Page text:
Because of my orthopaedic care, I can perform again.

Patient story from

One moment, Danielle O’Grady was graduating from SUNY Geneseo with a degree in vocal performance. The next, she was lying in guarded condition at Strong Memorial Hospital. A month after her graduation, Danielle and her younger sister Kelly were hit head on by a drunk driver. Kelly was pronounced dead at the scene, while Danielle was rushed to Strong with multiple injuries.

“You never think you can get through something like that,” Danielle says. “It was more than I thought I could handle. But I had so many people cheering me on.”

Danielle’s injuries included a collapsed lung, a fractured and dislocated hip, two broken ribs, a fractured collarbone, multiple abrasions, and a chipped eye socket. She also sustained a right upper arm (or humerus) fracture and a left elbow and forearm fracture. After she was stabilized, Danielle underwent multiple surgeries to repair her lung and arms. “They did it really efficiently,” Danielle says. “I had five surgeries, but I only had to go in the OR twice.”

Danielle spent 12 days in the Intensive Care Unit. “I was pretty out of it,” she says. “But my parents were there all the time. They knew about other hospitals in the area, but they were so glad I was taken to Strong. They said the nurses were great and that people really cared. “

Miraculously, Danielle was able to leave the hospital after a few weeks. “I surprised all the doctors,” she says. “I was leaps and bounds ahead of what they predicted in terms of healing. “ In a wheelchair, she underwent physical therapy and was able to walk on crutches within a few months. “I healed fast because I’m young but also because so many people were supporting me.”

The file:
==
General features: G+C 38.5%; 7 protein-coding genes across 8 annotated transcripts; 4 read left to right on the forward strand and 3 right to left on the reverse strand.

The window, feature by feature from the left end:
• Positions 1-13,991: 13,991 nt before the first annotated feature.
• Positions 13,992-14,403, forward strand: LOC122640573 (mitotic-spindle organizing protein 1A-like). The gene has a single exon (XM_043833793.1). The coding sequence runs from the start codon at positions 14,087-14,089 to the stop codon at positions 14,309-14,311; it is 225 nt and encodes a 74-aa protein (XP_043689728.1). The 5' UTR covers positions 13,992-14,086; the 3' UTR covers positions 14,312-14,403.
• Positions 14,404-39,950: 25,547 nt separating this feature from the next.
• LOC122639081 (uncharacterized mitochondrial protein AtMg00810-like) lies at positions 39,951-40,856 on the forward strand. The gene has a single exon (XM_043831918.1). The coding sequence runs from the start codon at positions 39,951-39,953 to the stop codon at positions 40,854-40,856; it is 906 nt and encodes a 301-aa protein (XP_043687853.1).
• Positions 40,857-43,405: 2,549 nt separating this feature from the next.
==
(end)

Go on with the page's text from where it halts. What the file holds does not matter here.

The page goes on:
One of those people was her surgeon, Dr. Jonathan Gross, from URMC Orthopaedics and Rehabilitation, who specializes in orthopaedic trauma and complex bone fractures. Danielle says, “He was always positive and encouraging and he spoke on my level—I understood him. He was really good about explaining everything. I’d bring in a list of questions and he’d answer all of them for me.”

Less than seven months after the accident, Danielle was almost completely recovered. “I underwent physical therapy to help the pronation in my forearm and to strengthen my leg, but the therapy was really for building strength.”

Perhaps the most difficult part of her recovery was her inability to perform as a singer. Danielle, a coloratura soprano, rehearses daily to recover her vocal range. “Coloratura is so temperamental,“ she says. “It’s two or three notes above everyone else, so I am missing two or three notes in my range right now, but I really do think I’ll get it back.”

Danielle is now married and living life to its fullest. “I’ve learned to live every day as though it’s your last. And appreciate people as though it’s their last,” she says. “I still take things one day at a time. But I was able to get through this because of my family, my faith, and of course, I couldn’t have done it without the doctors and nurses at Strong. I was just so blessed by how they treated me. The care that I got was phenomenal.“

My Second First

Because of my orthopaedic care, I can perform again.


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